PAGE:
August 2023 Newsletter: FUHSD to Transition to By-Trustee Area Elections & the Future of Housing in Cupertino

What’s in this issue:

  • FUHSD Begins Move from At-Large to By-Trustee Area Elections
  • The Future of Housing in Cupertino: Challenges and Opportunities

FUHSD Begins Move from At-Large to By-Trustee Area Elections

THE FACTS: The Fremont Union High School District (FUHSD) is transitioning to By-Trustee Area Elections. This means that starting in 2024, residents will be able to vote for only the board member(s) in their designated trustee area. In the past, voters were able to elect FUHSD Board Members for the entire district.

HOW IT WORKS: To transition, FUHSD must first draw the geographic boundaries for trustee areas. Per federal requirements, each district must have equal population. Gerrymandering to draw lines by race or ethnicity is prohibited. There are no rules about how lines are drawn around or through cities. The board may adopt a resolution to provide greater direction on how the lines are drawn.

PERSPECTIVES ON THE CHANGE: During the March 7th, 2023 board meeting in which By-Trustee Area Elections were discussed, numerous Sunnyvale residents expressed support for the move. During the public comments, they expressed the sentiment that their needs had historically been underrepresented by the board.

For Cupertino residents, the potential impact is dependent upon how the lines are drawn. If Cupertino is split into multiple trustee areas, it could become harder for candidates from Cupertino to be elected.

SHARE YOUR INPUT:

  • Learn more about the change to by-trustee area voting
  • Join the FUHSD board meeting on Tuesday, September 19th at 5:15 PM to share your feedback on how the boundary lines should be drawn. By law, boundary maps cannot be reviewed during these meetings, but feedback is welcome. Details here.
  • View the documentation for the public hearings on trustee areas during the August 22nd FUHSD Board Meeting (Agenda Item #8)
  • Listen to the August 22nd FUHSD Board Meeting (scroll to the bottom of the page)

The Future of Housing in Cupertino: Challenges and Opportunities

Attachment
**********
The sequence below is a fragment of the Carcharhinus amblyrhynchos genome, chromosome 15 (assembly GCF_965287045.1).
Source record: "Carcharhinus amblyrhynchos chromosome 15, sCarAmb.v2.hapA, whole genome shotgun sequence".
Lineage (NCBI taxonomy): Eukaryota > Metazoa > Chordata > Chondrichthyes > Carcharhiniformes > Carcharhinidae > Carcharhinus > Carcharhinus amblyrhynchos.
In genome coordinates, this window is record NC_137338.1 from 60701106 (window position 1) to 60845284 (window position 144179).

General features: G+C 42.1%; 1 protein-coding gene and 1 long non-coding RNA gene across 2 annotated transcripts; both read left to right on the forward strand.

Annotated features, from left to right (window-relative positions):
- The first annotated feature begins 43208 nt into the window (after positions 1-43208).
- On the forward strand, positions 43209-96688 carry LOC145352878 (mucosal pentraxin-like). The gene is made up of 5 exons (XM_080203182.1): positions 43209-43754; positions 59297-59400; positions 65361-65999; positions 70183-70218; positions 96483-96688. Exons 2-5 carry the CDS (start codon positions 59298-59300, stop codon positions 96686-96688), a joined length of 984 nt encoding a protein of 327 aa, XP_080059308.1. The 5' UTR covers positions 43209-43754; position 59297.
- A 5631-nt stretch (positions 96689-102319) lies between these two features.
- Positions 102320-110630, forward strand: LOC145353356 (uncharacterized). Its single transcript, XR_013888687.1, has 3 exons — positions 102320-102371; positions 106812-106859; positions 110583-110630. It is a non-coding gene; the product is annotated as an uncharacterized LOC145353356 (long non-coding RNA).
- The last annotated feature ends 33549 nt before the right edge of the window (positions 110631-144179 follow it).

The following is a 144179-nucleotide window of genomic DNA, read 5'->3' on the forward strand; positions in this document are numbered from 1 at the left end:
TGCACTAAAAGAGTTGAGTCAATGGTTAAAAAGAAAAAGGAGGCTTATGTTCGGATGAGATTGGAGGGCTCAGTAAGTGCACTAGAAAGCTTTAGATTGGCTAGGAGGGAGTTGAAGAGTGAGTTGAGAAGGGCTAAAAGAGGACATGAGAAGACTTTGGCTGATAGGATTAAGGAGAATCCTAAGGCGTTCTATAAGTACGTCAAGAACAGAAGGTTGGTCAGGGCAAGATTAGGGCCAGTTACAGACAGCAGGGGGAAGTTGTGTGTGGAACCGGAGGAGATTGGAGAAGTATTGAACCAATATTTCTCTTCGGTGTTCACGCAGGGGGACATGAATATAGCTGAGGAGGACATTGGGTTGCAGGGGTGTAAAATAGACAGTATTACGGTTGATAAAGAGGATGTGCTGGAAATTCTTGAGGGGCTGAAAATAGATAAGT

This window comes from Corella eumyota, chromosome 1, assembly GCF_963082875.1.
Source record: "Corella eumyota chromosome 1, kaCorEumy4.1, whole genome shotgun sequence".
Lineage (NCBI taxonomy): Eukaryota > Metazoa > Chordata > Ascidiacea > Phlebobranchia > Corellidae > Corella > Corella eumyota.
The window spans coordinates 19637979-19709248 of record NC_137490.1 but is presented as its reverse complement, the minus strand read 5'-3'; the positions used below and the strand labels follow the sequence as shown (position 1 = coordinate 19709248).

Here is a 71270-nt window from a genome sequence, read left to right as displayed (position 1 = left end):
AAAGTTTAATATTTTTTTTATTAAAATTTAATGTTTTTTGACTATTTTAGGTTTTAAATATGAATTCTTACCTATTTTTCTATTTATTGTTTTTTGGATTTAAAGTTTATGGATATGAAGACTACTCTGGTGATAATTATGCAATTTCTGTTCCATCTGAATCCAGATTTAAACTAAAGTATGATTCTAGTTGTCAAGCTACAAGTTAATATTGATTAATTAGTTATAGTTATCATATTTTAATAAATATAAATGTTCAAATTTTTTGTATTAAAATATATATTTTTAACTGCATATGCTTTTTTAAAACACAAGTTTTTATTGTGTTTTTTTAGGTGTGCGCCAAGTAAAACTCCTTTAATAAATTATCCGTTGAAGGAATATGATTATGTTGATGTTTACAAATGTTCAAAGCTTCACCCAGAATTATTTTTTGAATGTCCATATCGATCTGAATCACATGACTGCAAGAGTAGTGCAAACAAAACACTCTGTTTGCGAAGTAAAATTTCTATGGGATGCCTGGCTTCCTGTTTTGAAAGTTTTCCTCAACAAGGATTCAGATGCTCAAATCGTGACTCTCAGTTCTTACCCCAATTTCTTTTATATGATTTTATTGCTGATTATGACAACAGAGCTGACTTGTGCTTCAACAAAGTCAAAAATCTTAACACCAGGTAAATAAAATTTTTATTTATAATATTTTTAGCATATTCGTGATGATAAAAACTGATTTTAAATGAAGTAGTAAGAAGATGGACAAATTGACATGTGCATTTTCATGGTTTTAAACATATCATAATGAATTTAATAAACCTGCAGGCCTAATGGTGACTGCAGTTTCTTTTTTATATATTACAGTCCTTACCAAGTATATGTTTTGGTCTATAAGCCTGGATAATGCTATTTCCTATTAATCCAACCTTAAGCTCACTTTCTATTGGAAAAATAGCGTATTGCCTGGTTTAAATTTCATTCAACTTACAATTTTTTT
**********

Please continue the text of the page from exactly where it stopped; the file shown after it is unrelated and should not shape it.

BACKGROUND: The Housing Element (HE) is a roadmap for housing development. On July 25, 2023, the Cupertino City Council received an update on the 6th Cycle Housing Element for 2023-2031:

Cupertino is required to identify 4,588 potential housing locations to accommodate its Regional Housing Need Allocation (RHNA) assignment.

HCD recommends that each city allocate a “RHNA buffer” of an additional 25-30% of the total RHNA obligation, especially for homes for people with low or moderate incomes.
2017 SB 166 “No Net Loss” law mandates that jurisdictions must maintain adequate site inventory to accommodate remaining unmet RHNA by each income category (very low, low, moderate, market rate).
Cupertino, then, is expected to identify sites for the construction of 5,735 – 5,964 new homes (4,588 RHNA + 25-30% buffer).

THE CHALLENGE: Like many other communities in the region, Cupertino is challenged to identify so many housing sites, as most lots are already developed. What sites are vacant/available, close to transit (within 0.5 mile of a bus stop), and sized between 0.5 and 10 acres?

HCD’s comments during the 7/25/2023 Council meeting suggest allowing all eligible retail and commercial locations in Cupertino to become future housing sites. Candidate sites will most likely be found along the City’s current and dwindling retail and commercial corridors: Homestead Rd, Stevens Creek Blvd, De Anza Blvd, and to a lesser extent Foothill Blvd, Bubb Rd, Stelling Rd, and Bollinger Rd.

Current retail along Stevens Creek Boulevard in Cupertino

Cupertino must add 2,635 homes for individuals and families with very low, low, and moderate incomes. However, the State and federal government have removed themselves as providers and administrators for most affordable housing. Since affordable housing is not lucrative, it is unclear how much of it the private sector will build and maintain. Private property owners might also accept a housing entitlement, but then decide not to build.

If current density bonus laws require developers set aside no more than 10-20% of new multi-family dwellings for people with incomes <50-120% of the area median, would Cupertino need to approve 13,175 – 26,350 new homes to assure the construction of 2,635 below market rate homes to fulfill HCD requirements?

POSSIBLE SOLUTIONS: Cities are often frustrated when they rely on the private sector and non-profit organizations to build and maintain a public good. Some cities are turning to other solutions to meet the RHNA requirements to build the homes that people need today.

The National Housing Policy Guide describes these solutions for affordable housing:

  • Land Banks – Created by local jurisdictions, land banks hold “abandoned, vacant, and tax-delinquent properties for future development.”
  • Community Land Trusts (CLT) – “The CLT owns land which is leased to households who purchase the homes that sit on CLT land. Removing the cost of land from the cost of purchasing the home provides a significant subsidy to the households.”

Why rely solely on for-profit developers, property owners, and investors to decide what and when to build, when land banks and CLTs can help directly alleviate the need for affordable housing in our community?

Click below to find out what’s next for Cupertino’s Housing Element, revisions that might help it get approved, and how Cupertino’s RHNA numbers compare to those of neighboring cities.

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